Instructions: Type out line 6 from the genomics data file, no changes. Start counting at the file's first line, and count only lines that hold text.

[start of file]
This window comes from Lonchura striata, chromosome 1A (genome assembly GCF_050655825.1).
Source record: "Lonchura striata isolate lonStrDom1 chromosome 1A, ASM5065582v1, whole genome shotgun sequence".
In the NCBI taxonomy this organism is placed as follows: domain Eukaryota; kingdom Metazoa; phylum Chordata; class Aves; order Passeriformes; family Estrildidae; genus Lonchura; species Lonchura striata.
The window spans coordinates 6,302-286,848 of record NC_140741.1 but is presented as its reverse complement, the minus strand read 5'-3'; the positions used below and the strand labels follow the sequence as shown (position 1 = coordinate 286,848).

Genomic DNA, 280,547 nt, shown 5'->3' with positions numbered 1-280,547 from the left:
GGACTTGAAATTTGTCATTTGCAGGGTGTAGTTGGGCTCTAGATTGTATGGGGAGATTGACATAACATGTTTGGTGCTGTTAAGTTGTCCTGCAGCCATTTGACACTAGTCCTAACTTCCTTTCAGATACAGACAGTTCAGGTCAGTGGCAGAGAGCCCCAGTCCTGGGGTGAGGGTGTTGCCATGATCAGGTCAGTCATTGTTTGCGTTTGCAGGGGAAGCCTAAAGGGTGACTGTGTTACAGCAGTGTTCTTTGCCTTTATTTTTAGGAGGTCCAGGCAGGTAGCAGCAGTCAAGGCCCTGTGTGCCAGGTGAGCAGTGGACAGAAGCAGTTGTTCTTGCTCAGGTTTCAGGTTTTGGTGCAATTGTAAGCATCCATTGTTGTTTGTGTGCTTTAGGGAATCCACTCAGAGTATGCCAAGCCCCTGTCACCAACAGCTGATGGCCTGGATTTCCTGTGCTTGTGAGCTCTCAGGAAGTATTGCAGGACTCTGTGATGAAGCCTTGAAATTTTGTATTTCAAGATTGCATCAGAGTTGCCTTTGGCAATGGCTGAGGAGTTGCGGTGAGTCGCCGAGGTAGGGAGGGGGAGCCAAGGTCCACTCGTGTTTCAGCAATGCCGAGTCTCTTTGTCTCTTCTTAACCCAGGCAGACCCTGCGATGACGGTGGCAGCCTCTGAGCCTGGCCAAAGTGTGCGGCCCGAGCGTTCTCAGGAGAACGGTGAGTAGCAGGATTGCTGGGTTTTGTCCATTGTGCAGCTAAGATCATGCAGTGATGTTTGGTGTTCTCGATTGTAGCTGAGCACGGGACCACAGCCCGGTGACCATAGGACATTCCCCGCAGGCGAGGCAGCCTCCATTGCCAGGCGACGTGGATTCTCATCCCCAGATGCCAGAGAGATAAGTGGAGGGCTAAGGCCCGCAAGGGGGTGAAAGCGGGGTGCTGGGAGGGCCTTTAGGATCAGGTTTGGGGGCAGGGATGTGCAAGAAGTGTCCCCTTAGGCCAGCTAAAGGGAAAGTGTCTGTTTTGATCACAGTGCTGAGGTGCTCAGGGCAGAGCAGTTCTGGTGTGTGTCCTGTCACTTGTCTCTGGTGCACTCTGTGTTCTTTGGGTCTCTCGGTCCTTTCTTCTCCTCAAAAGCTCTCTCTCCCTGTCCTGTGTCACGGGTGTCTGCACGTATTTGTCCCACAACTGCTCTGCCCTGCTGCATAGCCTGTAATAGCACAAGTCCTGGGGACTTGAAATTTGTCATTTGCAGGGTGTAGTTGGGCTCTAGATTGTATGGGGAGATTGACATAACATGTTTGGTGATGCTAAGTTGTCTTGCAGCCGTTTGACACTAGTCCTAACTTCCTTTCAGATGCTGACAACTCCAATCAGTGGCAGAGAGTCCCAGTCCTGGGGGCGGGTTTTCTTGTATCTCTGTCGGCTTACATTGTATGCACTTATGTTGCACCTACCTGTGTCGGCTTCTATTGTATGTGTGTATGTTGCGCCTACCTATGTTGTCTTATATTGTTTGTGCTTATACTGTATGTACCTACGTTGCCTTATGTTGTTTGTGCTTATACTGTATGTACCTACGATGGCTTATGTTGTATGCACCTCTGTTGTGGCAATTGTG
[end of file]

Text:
GGACTTGAAATTTGTCATTTGCAGGGTGTAGTTGGGCTCTAGATTGTATGGGGAGATTGACATAACATGTTTGGTGCTGTTAAGTTGTCCTGCAGCCATTTGACACTAGTCCTAACTTCCTTTCAGATACAGACAGTTCAGGTCAGTGGCAGAGAGCCCCAGTCCTGGGGTGAGGGTGTTGCCATGATCAGGTCAGTCATTGTTTGCGTTTGCAGGGGAAGCCTAAAGGGTGACTGTGTTACAGCAGTGTTCTTTGCCTTTATTTTTAGGAGGTCCAGGCAGGTAGCAGCAGTCAAGGCCCTGTGTGCCAGGTGAGCAGTGGACAGAAGCAGTTGTTCTTGCTCAGGTTTCAGGTTTTGGTGCAATTGTAAGCATCCATTGTTGTTTGTGTGCTTTAGGGAATCCACTCAGAGTATGCCAAGCCCCTGTCACCAACAGCTGATGGCCTGGATTTCCTGTGCTTGTGAGCTCTCAGGAAGTATTGCAGGACTCTGTGATGAAGCCTTGAAATTTTGTATTTCAAGATTGCATCAGAGTTGCCTTTGGCAATGGCTGAGGAGTTGCGGTGAGTCGCCGAGGTAGGGAGGGGGAGCCAAGGTCCACTCGTGTTTCAGCAATGCCGAGTCTCTTTGTCTCTTCTTAACCCAGGCAGACCCTGCGATGACGGTGGCAGCCTCTGAGCCTGGCCAAAGTGTGCGGCCCGAGCGTTCTCAGGAGAACGGTGAGTAGCAGGATTGCTGGGTTTTGTCCATTGTGCAGCTAAGATCATGCAGTGATGTTTGGTGTTCTCGATTGTAGCTGAGCACGGGACCACAGCCCGGTGACCATAGGACATTCCCCGCAGGCGAGGCAGCCTCCATTGCCAGGCGACGTGGATTCTCATCCCCAGATGCCAGAGAGATAAGTGGAGGGCTAAGGCCCGCAAGGGGGTGAAAGCGGGGTGCTGGGAGGGCCTTTAGGATCAGGTTTGGGGGCAGGGATGTGCAAGAAGTGTCCCCTTAGGCCAGCTAAAGGGAAAGTGTCTGTTTTGATCACAGTGCTGAGGTGCTCAGGGCAGAGCAGTTCTGGTGTGTGTCCTGTCACTTGTCTCTGGTGCACTCTGTGTTCTTTGGGTCTCTCGGTCCTTTCTTCTCCTCAAAAGCTCTCTCTCCCTGTCCTGTGTCACGGGTGTCTGCACGTATTTGTCCCACAACTGCTCTGCCCTGCTGCATAGCCTGTAATAGCACAAGTCCTGGGGACTTGAAATTTGTCATTTGCAGGGTGTAGTTGGGCTCTAGATTGTATGGGGAGATTGACATAACATGTTTGGTGATGCTAAGTTGTCTTGCAGCCGTTTGACACTAGTCCTAACTTCCTTTCAGATGCTGACAACTCCAATCAGTGGCAGAGAGTCCCAGTCCTGGGGGCGGGTTTTCTTGTATCTCTGTCGGCTTACATTGTATGCACTTATGTTGCACCTACCTGTGTCGGCTTCTATTGTATGTGTGTATGTTGCGCCTACCTATGTTGTCTTATATTGTTTGTGCTTATACTGTATGTACCTACGTTGCCTTATGTTGTTTGTGCTTATACTGTATGTACCTACGATGGCTTATGTTGTATGCACCTCTGTTGTGGCAATTGTG